Dear Mr. Fechenbach,,
First, I must introduce myself. I am the youngest of the twelve Fröhlich children from Bad Mergentheim. You will not be able to remember me as I was born when we have to "thank the German fatherland for the certainty of war,"-
During a visit with my brother Jacob the request came as a war party to the First World War on your work, a to write book about the last Mergentheimer Jews, and your request, if possible, to contribute material to this topic After reading about Italy until 1940 (the last legal time before declaring war between Italy and England). Many student with certificate emigrated from Mergentheim, there are few things I still remember from that time on.
We sold all our belongings in 1939 and after living in Germany could no longer live as Jew (the Nuremberg Laws), my dear mother and I, we are looking for accommodation we found a room at Miss Westheimer (Ochsengasse or Wettgrass next to City Hall). I admire today, as then, my almost 70 year old mother in a barely heated room (no one dared for us to repair the old stove, and it was a bitterly cold winter) and to get used to the primitive sanitary facilities. (She had probably used later on far worse.) Our "march" on the Holzapfelgrasse we taken with Jacob Fisch, who had tried shortly before to commit suicide by taking a large dose of sleeping pills but was rescued by hospital treatment. Cynical, mocking laughter accompanied our kids wagon march with all the things-most. Miss Miltenberg woman who had sold the Fechenbach Inn to a greengrocer, had shortly before accounted that she had just found Miss Sara Rothschild shot on Holzapfelgrasse.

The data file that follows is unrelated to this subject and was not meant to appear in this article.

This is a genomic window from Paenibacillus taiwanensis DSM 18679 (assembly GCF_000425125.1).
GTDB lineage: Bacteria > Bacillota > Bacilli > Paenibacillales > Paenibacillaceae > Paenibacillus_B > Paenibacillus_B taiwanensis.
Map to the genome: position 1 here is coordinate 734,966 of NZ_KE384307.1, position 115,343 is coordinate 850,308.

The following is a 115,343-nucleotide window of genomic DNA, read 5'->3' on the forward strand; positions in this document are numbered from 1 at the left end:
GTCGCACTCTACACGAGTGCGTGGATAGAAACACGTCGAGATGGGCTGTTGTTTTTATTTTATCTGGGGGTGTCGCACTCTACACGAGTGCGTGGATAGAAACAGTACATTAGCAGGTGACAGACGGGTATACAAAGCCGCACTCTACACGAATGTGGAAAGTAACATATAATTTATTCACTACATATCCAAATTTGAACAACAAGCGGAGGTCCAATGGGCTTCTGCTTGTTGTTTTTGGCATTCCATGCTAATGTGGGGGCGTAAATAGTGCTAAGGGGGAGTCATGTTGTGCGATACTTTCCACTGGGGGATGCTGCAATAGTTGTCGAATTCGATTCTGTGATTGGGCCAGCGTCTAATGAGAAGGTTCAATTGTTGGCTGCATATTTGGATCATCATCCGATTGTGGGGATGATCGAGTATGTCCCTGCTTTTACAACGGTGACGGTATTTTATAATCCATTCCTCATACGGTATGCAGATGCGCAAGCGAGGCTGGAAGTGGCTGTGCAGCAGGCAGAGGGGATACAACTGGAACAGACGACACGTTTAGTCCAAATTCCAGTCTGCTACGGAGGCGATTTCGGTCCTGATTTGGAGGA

We held our last small simple service of worship of Jom Kippur and Rosch Haschonoh – in a very depressed mood after the evil which had either destroyed or closed the synagogues in Germany.
When the food cards where tossed around I was never been accosted and even got an extra ration of eggs instead of meat ration even for my suffering mother. A farmer's daughter Rüdenauer (former neighbors) at night had secretly brought my mother some necessary food, even then a dangerous proposition.
When I emigrated in 1940 (with only hand luggage), I had brought my mother to Nüremberg with the best hope that soon my good mother would get, as her parents had applied for, a certificate to English for my mother and my siblings. The possibility of inhumane deportations would then, in 1940, no one would have believed. Maybe you can from Mrs. Carlé (drugstore at the Town Hall), which until recently had a friendly relationship with his wife Annette Rothschild, learn about the last Mergentheim Jews. Perhaps the butcher Adam Lochner (Hozapfelgrasse) may have seen a large part the last events of the Jewish community in Mergentheimer.
Perhaps some of this above material is suitable for your work.